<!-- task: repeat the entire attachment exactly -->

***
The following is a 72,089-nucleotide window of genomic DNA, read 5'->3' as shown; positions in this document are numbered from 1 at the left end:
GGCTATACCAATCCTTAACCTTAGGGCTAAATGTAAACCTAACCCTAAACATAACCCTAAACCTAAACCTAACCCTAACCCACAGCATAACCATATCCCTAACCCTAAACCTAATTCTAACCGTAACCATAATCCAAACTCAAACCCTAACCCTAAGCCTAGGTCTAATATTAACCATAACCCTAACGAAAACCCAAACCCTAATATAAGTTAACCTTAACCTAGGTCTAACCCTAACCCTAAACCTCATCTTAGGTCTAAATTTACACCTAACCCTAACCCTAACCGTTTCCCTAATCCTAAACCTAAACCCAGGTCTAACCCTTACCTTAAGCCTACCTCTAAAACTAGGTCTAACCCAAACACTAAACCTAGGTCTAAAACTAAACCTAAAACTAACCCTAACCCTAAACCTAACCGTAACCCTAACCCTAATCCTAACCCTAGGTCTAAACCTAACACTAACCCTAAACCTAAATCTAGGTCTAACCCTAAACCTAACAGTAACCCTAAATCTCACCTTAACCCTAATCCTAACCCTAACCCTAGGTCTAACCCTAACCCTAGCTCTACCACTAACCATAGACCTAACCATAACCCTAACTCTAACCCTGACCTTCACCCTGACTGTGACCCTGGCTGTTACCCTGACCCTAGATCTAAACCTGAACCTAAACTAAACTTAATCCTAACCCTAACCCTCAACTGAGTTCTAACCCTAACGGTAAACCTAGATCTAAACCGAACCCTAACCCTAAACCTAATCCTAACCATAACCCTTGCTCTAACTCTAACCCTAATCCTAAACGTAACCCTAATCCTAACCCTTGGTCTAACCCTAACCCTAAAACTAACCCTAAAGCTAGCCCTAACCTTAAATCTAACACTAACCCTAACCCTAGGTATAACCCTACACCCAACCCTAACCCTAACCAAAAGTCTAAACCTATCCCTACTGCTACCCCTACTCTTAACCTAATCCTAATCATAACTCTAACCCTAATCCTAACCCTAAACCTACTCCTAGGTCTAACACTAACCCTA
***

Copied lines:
The following is a 72,089-nucleotide window of genomic DNA, read 5'->3' as shown; positions in this document are numbered from 1 at the left end:
GGCTATACCAATCCTTAACCTTAGGGCTAAATGTAAACCTAACCCTAAACATAACCCTAAACCTAAACCTAACCCTAACCCACAGCATAACCATATCCCTAACCCTAAACCTAATTCTAACCGTAACCATAATCCAAACTCAAACCCTAACCCTAAGCCTAGGTCTAATATTAACCATAACCCTAACGAAAACCCAAACCCTAATATAAGTTAACCTTAACCTAGGTCTAACCCTAACCCTAAACCTCATCTTAGGTCTAAATTTACACCTAACCCTAACCCTAACCGTTTCCCTAATCCTAAACCTAAACCCAGGTCTAACCCTTACCTTAAGCCTACCTCTAAAACTAGGTCTAACCCAAACACTAAACCTAGGTCTAAAACTAAACCTAAAACTAACCCTAACCCTAAACCTAACCGTAACCCTAACCCTAATCCTAACCCTAGGTCTAAACCTAACACTAACCCTAAACCTAAATCTAGGTCTAACCCTAAACCTAACAGTAACCCTAAATCTCACCTTAACCCTAATCCTAACCCTAACCCTAGGTCTAACCCTAACCCTAGCTCTACCACTAACCATAGACCTAACCATAACCCTAACTCTAACCCTGACCTTCACCCTGACTGTGACCCTGGCTGTTACCCTGACCCTAGATCTAAACCTGAACCTAAACTAAACTTAATCCTAACCCTAACCCTCAACTGAGTTCTAACCCTAACGGTAAACCTAGATCTAAACCGAACCCTAACCCTAAACCTAATCCTAACCATAACCCTTGCTCTAACTCTAACCCTAATCCTAAACGTAACCCTAATCCTAACCCTTGGTCTAACCCTAACCCTAAAACTAACCCTAAAGCTAGCCCTAACCTTAAATCTAACACTAACCCTAACCCTAGGTATAACCCTACACCCAACCCTAACCCTAACCAAAAGTCTAAACCTATCCCTACTGCTACCCCTACTCTTAACCTAATCCTAATCATAACTCTAACCCTAATCCTAACCCTAAACCTACTCCTAGGTCTAACACTAACCCTA